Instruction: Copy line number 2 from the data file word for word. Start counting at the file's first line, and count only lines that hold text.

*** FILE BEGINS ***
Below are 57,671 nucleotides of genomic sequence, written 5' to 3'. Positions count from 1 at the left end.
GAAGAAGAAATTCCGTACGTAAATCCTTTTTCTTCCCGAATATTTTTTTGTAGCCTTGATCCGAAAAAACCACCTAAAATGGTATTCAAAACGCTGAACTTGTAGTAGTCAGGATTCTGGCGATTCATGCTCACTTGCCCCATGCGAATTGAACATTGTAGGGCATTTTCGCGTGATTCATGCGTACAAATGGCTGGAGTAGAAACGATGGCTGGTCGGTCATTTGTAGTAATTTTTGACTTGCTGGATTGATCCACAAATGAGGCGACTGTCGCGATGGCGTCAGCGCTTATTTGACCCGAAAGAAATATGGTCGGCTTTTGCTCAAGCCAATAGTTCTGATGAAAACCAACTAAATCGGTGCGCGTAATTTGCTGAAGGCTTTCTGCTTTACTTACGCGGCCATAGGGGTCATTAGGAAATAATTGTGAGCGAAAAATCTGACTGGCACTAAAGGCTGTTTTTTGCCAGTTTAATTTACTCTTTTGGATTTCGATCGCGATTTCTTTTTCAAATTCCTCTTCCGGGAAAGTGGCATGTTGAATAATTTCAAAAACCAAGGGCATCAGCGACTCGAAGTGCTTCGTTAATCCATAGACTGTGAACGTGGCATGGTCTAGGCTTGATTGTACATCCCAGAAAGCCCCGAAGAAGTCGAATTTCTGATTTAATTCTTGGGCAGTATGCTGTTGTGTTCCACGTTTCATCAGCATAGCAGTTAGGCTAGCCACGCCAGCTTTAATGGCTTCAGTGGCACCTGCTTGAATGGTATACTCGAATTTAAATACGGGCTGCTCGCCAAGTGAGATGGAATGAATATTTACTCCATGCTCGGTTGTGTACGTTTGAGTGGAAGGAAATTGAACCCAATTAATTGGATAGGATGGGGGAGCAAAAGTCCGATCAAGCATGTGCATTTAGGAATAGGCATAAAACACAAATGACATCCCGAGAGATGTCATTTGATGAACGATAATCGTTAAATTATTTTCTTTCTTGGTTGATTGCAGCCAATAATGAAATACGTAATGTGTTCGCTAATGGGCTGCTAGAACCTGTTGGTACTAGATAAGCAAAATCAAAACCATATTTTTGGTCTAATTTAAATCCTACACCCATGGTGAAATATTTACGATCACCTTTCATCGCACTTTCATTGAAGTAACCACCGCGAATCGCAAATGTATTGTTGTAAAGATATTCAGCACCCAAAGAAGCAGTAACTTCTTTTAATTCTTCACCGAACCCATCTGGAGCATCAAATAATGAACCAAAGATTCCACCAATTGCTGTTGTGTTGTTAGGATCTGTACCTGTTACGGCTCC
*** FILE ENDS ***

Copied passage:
GAAGAAGAAATTCCGTACGTAAATCCTTTTTCTTCCCGAATATTTTTTTGTAGCCTTGATCCGAAAAAACCACCTAAAATGGTATTCAAAACGCTGAACTTGTAGTAGTCAGGATTCTGGCGATTCATGCTCACTTGCCCCATGCGAATTGAACATTGTAGGGCATTTTCGCGTGATTCATGCGTACAAATGGCTGGAGTAGAAACGATGGCTGGTCGGTCATTTGTAGTAATTTTTGACTTGCTGGATTGATCCACAAATGAGGCGACTGTCGCGATGGCGTCAGCGCTTATTTGACCCGAAAGAAATATGGTCGGCTTTTGCTCAAGCCAATAGTTCTGATGAAAACCAACTAAATCGGTGCGCGTAATTTGCTGAAGGCTTTCTGCTTTACTTACGCGGCCATAGGGGTCATTAGGAAATAATTGTGAGCGAAAAATCTGACTGGCACTAAAGGCTGTTTTTTGCCAGTTTAATTTACTCTTTTGGATTTCGATCGCGATTTCTTTTTCAAATTCCTCTTCCGGGAAAGTGGCATGTTGAATAATTTCAAAAACCAAGGGCATCAGCGACTCGAAGTGCTTCGTTAATCCATAGACTGTGAACGTGGCATGGTCTAGGCTTGATTGTACATCCCAGAAAGCCCCGAAGAAGTCGAATTTCTGATTTAATTCTTGGGCAGTATGCTGTTGTGTTCCACGTTTCATCAGCATAGCAGTTAGGCTAGCCACGCCAGCTTTAATGGCTTCAGTGGCACCTGCTTGAATGGTATACTCGAATTTAAATACGGGCTGCTCGCCAAGTGAGATGGAATGAATATTTACTCCATGCTCGGTTGTGTACGTTTGAGTGGAAGGAAATTGAACCCAATTAATTGGATAGGATGGGGGAGCAAAAGTCCGATCAAGCATGTGCATTTAGGAATAGGCATAAAACACAAATGACATCCCGAGAGATGTCATTTGATGAACGATAATCGTTAAATTATTTTCTTTCTTGGTTGATTGCAGCCAATAATGAAATACGTAATGTGTTCGCTAATGGGCTGCTAGAACCTGTTGGTACTAGATAAGCAAAATCAAAACCATATTTTTGGTCTAATTTAAATCCTACACCCATGGTGAAATATTTACGATCACCTTTCATCGCACTTTCATTGAAGTAACCACCGCGAATCGCAAATGTATTGTTGTAAAGATATTCAGCACCCAAAGAAGCAGTAACTTCTTTTAATTCTTCACCGAACCCATCTGGAGCATCAAATAATGAACCAAAGATTCCACCAATTGCTGTTGTGTTGTTAGGATCTGTACCTGTTACGGCTCC